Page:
War crimes

Hilal Cibik
Monday, Dec 04, 2023

Gaza has been enduring one of the most devastating massacres in this century. The strip has been under blockade for two decades, and the world has recently witnessed some of the bloodiest days in the region’s history. On October 7, following a horrific terrorist attack by Hamas on Israel that took some 1,200 lives and made over 200 people hostages, Prime Minister Benjamin Netanyahu declared, “We are at war.” He initiated a “military operation” that, despite its putative targeting of the Hamas cadres, has had a much more severe impact on thousands of Palestinian civilians. He cut off potable water, electricity, fuel, and food.

Charges of war crimes against Israel have been discussed by the United Nations, as the Israeli military has thumbed its nose at International Humanitarian Law, which makes attacks on hospitals and schools off-limits under most circumstances. Additionally, Israel has bombed refugee camps, churches, and mosques, leaving Palestinian noncombatants with no safe place. If these actions by Israel raise important questions regarding its compliance with international law, they also raise concerns about the effectiveness of the United Nations in addressing the crisis. For decades, the Gaza Strip has been a hotbed of conflict and tension. A total of 2.3 million residents (about twice the population of Hawaii) live in this small 41 kilometers (about 25.48 miles) long and between 6- and 12-kilometers wide enclave. Already trapped in one of the most densely populated areas on Earth, its inhabitants have endured countless hardships.

Yet, despite countless resolutions, diplomatic negotiations, and the formation of international bodies dedicated to maintaining peace and security, nothing has changed for the people of Gaza. The international community’s response to the Gaza crisis has been a glaring example of the insufficiency and ineffectiveness of international law and peace and security institutions such as the United Nations. The current humanitarian pause is a mere Band-Aid on a potentially mortal wound.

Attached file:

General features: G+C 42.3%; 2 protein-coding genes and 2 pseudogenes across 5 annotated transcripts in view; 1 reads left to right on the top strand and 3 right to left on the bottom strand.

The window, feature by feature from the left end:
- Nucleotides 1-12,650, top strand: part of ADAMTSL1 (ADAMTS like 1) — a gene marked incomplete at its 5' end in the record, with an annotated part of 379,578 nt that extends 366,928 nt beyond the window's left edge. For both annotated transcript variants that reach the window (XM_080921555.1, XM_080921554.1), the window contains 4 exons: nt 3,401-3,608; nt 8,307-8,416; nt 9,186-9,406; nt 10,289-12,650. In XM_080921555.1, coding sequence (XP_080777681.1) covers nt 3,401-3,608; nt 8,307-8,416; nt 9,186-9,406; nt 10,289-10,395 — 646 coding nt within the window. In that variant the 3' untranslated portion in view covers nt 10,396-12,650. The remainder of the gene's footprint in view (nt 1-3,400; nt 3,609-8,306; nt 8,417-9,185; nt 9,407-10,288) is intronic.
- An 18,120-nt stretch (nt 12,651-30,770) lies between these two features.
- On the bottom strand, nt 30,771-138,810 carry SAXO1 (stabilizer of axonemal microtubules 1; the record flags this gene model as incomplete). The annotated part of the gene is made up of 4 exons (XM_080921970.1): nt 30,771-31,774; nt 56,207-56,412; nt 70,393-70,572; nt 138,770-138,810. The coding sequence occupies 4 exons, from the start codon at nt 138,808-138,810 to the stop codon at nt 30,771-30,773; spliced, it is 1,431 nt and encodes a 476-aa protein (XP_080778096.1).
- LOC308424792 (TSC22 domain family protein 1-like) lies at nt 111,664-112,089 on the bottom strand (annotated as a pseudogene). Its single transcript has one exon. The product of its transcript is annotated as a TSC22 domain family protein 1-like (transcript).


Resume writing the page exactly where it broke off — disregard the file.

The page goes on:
The United Nations, which is the most important institution established for peace and security after the global horrors of WW II, appears to be powerless when it comes to the Gaza crisis. The countless past resolutions condemning the violence and calling for an end to hostilities have done little to change the situation on the ground. The Israeli government is vowing to start back up its devastating bombardment of the refugees later this week.

Even during the current pause, the delivery of humanitarian aid remains insufficient. Some 500 trucks of aid entered the strip daily before the current conflict, and less than 100 per day are entering these days. The people of Gaza, already dealing with the consequences of long campaigns of total war that have put noncombatants in the crosshairs, face additional suffering because of the inability of international institutions to ensure that aid reaches those in desperate need.

The Gaza crisis serves as a reminder of the limitations of international institutions and the pressing need for reform. It is time to question whether the current framework for maintaining international peace and security is equipped to address protracted conflicts in the 21st century. If the United Nations cannot even establish a reliable international aid corridor for one of the most vulnerable populations in the world, how can we expect them to address more complex global crises effectively?

The international community must acknowledge the reality that international human rights law and the United Nations has not lived up to its intended purpose in the Gaza crisis.

Excerpted: ‘The Gaza Crisis Reveals the Need to Reform International Institutions’.